In a nutshell: As many as 20 cell types transmit different visual information from the retina to the brain.

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Our eyes send different types of messages to our brain to signal the colour, movement and shapes of the objects that we see. This helps us to spot things in our central and peripheral vision – so we can avoid other pedestrians when crossing the road, for example, while also keeping an eye on any fast-approaching cars nearby.

The messages are transmitted by nerve cells in the retina called ganglion cells. Although researchers knew that there are different types of ganglion cells, they were missing information about the number and location of these cells in the retina, and how each type contributes to vision.

Recent research from Brain Function CoE PhD scholar Rania Masri and chief investigators Ulrike Grünert and Paul Martin from the University of Sydney along with colleagues from the National Institute of Natural Sciences in Japan, has revealed important details about the shape, location and function of many of these cells.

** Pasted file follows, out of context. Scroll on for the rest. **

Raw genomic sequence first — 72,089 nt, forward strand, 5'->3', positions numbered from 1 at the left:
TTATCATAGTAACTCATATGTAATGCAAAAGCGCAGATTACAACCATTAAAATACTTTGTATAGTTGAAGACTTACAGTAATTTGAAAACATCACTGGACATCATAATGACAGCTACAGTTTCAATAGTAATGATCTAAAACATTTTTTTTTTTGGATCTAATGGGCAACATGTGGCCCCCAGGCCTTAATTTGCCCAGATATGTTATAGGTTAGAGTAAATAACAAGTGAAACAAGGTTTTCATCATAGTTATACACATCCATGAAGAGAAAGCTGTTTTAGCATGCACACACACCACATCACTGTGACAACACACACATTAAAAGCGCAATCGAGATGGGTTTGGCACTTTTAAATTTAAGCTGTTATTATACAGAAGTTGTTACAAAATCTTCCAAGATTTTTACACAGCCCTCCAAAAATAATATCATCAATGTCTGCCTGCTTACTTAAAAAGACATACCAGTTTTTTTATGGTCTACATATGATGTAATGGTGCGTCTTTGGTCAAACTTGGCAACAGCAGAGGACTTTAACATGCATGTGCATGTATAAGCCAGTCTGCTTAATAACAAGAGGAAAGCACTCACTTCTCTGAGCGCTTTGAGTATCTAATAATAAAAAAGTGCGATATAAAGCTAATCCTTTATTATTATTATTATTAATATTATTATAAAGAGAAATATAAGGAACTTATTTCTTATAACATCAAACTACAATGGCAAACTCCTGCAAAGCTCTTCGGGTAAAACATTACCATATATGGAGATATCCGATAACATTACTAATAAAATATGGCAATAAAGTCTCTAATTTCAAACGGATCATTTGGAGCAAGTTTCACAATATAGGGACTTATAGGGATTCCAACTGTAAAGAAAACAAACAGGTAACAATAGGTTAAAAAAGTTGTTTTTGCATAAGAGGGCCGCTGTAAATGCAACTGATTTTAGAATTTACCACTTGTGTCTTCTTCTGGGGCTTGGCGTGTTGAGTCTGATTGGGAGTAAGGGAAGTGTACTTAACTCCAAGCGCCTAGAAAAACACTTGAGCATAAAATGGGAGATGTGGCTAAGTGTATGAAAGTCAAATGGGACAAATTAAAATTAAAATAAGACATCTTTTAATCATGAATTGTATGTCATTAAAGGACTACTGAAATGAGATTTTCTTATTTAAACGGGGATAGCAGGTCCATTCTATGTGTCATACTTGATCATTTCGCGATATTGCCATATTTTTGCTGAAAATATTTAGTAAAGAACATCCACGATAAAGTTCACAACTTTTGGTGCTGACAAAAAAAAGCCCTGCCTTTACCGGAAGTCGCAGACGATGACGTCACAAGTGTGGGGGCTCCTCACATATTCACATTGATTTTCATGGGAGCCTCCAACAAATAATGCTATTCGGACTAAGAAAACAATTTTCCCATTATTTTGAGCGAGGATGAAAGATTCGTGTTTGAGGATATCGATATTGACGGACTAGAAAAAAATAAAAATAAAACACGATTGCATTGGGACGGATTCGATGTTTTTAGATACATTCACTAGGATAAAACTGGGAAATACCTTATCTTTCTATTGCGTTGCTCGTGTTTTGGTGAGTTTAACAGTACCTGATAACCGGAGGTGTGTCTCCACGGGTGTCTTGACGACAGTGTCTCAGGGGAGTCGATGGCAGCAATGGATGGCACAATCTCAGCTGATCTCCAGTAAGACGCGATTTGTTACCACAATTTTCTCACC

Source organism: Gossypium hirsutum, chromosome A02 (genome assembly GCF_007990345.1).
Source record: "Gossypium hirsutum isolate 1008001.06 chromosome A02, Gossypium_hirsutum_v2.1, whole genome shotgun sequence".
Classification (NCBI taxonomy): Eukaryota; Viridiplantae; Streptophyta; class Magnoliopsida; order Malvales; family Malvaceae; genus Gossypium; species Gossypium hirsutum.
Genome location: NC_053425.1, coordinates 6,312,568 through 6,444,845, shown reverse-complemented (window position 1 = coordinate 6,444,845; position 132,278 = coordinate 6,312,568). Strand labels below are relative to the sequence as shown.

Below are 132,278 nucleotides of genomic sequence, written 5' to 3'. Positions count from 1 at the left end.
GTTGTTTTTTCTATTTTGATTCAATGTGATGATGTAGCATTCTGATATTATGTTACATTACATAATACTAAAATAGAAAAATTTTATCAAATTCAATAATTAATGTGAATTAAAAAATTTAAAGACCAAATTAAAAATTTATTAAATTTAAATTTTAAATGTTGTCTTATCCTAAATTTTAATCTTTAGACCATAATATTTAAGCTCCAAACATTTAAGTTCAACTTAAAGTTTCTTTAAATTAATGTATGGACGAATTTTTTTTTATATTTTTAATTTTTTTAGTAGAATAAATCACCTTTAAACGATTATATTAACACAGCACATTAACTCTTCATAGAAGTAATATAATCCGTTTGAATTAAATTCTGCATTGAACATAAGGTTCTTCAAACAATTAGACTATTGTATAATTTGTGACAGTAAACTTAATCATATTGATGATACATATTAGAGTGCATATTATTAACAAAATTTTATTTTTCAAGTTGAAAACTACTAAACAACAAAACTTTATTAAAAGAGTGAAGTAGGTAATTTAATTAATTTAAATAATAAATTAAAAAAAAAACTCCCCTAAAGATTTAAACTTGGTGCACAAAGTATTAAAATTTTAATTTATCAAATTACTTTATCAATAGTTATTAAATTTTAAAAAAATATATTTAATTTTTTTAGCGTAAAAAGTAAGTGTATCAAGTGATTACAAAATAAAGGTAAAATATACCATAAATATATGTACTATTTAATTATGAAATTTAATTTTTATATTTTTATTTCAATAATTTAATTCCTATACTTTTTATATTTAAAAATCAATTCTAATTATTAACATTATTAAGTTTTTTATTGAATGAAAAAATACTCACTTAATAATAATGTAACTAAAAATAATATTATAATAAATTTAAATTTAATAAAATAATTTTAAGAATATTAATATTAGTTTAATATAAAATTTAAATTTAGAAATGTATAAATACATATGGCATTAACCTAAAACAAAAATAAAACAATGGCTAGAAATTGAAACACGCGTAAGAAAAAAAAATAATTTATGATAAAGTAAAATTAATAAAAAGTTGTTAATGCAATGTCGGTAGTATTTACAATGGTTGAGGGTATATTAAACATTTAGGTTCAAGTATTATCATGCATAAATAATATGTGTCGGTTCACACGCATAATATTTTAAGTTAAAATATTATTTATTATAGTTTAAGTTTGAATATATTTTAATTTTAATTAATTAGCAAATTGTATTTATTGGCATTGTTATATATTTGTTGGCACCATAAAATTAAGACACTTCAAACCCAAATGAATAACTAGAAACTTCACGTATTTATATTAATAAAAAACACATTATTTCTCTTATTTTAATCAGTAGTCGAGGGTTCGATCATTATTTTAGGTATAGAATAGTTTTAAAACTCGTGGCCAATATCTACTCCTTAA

The team used a new method to label ganglion cells in primate retinas, and found more than 20 different types distributed throughout the retina. Their shape provided the team with clues about the specific functions of some of the cells.

Based on calculations of cell density in the retina, the team also speculate that even more ganglion cell types might await discovery.

The study is expected to help researchers better understand the visual inputs to the parts of the brain that control attention, prediction and decision – all of which are necessary to notice an oncoming car, judge its speed in relation to our own, and jump out of the way if necessary.

Next steps:
The team plans to investigate whether each type of ganglion cell sends its information to specific regions of the brain.

Masri, R.A., Percival, K.A., Koizumi, A., Martin, P.R., & Grünert, U. (2017). Survey of retinal ganglion cell morphology in marmoset. The Journal of Comparative Neurology, doi: 10.1002/cne.24157

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